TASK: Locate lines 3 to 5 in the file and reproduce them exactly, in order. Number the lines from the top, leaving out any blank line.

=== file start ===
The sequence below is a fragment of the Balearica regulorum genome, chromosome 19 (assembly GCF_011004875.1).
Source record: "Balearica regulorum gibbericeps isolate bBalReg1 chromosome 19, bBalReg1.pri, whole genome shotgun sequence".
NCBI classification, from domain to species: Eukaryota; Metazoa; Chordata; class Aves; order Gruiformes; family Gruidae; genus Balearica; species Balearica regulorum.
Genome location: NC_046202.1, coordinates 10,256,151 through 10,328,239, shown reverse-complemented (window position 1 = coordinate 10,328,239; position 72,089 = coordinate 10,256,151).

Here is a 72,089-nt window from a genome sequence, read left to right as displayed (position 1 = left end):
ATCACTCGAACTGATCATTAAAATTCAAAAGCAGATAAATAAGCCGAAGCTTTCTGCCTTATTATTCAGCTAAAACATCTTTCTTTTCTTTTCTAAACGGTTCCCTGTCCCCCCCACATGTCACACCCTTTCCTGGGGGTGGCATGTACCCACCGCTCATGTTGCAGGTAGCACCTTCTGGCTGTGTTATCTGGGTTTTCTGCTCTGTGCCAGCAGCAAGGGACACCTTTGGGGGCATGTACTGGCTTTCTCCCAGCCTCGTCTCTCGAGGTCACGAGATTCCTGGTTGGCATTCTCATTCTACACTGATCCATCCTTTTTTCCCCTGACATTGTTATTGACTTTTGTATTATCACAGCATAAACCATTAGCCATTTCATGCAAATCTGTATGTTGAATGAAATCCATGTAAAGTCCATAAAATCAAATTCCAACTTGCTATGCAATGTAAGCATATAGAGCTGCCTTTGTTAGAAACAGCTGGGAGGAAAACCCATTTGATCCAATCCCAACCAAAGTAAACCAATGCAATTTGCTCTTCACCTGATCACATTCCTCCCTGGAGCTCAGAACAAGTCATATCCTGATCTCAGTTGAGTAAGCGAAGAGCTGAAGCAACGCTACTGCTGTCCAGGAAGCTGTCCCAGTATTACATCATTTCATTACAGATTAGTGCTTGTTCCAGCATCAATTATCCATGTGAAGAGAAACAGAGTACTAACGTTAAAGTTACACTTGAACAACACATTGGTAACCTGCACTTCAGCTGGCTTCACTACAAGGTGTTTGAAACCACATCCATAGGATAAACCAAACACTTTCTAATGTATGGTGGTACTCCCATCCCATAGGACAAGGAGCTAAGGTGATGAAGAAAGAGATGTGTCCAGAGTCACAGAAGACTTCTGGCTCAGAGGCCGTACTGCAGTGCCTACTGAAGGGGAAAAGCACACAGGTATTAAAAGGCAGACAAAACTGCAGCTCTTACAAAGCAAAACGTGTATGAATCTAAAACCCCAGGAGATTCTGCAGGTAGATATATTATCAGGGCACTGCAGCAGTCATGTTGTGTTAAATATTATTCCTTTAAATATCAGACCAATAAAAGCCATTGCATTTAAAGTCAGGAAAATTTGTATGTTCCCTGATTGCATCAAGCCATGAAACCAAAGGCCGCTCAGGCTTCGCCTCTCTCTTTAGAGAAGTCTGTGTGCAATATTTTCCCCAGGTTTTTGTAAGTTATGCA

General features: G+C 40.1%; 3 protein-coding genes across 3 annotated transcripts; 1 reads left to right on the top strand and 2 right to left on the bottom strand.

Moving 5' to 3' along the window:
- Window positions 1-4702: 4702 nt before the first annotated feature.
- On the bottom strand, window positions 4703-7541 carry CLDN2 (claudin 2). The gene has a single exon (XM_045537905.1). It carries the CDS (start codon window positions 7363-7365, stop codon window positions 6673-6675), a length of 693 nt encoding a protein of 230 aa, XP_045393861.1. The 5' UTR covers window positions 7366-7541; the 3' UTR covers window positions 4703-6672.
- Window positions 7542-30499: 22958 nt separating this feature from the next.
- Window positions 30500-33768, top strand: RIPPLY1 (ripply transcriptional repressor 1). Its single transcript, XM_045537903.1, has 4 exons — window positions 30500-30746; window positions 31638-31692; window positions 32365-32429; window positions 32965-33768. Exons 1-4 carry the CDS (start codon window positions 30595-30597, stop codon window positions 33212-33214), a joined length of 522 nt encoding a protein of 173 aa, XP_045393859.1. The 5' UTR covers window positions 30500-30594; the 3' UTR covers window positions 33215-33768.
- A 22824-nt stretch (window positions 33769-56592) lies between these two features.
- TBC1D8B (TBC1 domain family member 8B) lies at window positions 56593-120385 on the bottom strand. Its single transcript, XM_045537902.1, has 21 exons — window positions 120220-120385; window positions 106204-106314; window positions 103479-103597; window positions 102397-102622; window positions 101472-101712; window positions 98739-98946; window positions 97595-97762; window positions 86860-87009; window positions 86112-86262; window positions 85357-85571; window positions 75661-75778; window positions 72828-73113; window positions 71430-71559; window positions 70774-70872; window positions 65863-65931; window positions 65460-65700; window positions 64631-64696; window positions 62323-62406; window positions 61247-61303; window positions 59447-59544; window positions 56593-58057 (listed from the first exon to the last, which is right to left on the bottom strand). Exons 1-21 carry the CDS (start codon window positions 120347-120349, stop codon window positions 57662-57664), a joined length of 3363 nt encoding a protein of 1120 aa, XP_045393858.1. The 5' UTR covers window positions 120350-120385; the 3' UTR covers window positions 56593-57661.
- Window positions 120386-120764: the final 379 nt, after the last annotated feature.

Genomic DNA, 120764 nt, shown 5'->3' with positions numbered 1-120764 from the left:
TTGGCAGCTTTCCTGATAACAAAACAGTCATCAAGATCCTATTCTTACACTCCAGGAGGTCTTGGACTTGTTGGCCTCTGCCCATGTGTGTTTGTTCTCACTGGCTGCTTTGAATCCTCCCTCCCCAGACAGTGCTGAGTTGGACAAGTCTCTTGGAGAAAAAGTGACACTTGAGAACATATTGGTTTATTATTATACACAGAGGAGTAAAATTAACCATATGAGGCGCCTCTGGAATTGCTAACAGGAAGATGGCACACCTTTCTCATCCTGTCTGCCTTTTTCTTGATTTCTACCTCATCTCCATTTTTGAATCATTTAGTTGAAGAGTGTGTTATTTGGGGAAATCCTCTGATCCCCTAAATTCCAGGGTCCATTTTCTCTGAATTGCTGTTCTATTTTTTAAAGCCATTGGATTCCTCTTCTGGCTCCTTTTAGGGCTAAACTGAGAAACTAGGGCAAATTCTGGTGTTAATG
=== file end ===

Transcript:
NCBI classification, from domain to species: Eukaryota; Metazoa; Chordata; class Aves; order Gruiformes; family Gruidae; genus Balearica; species Balearica regulorum.
Genome location: NC_046202.1, coordinates 10,256,151 through 10,328,239, shown reverse-complemented (window position 1 = coordinate 10,328,239; position 72,089 = coordinate 10,256,151).

Here is a 72,089-nt window from a genome sequence, read left to right as displayed (position 1 = left end):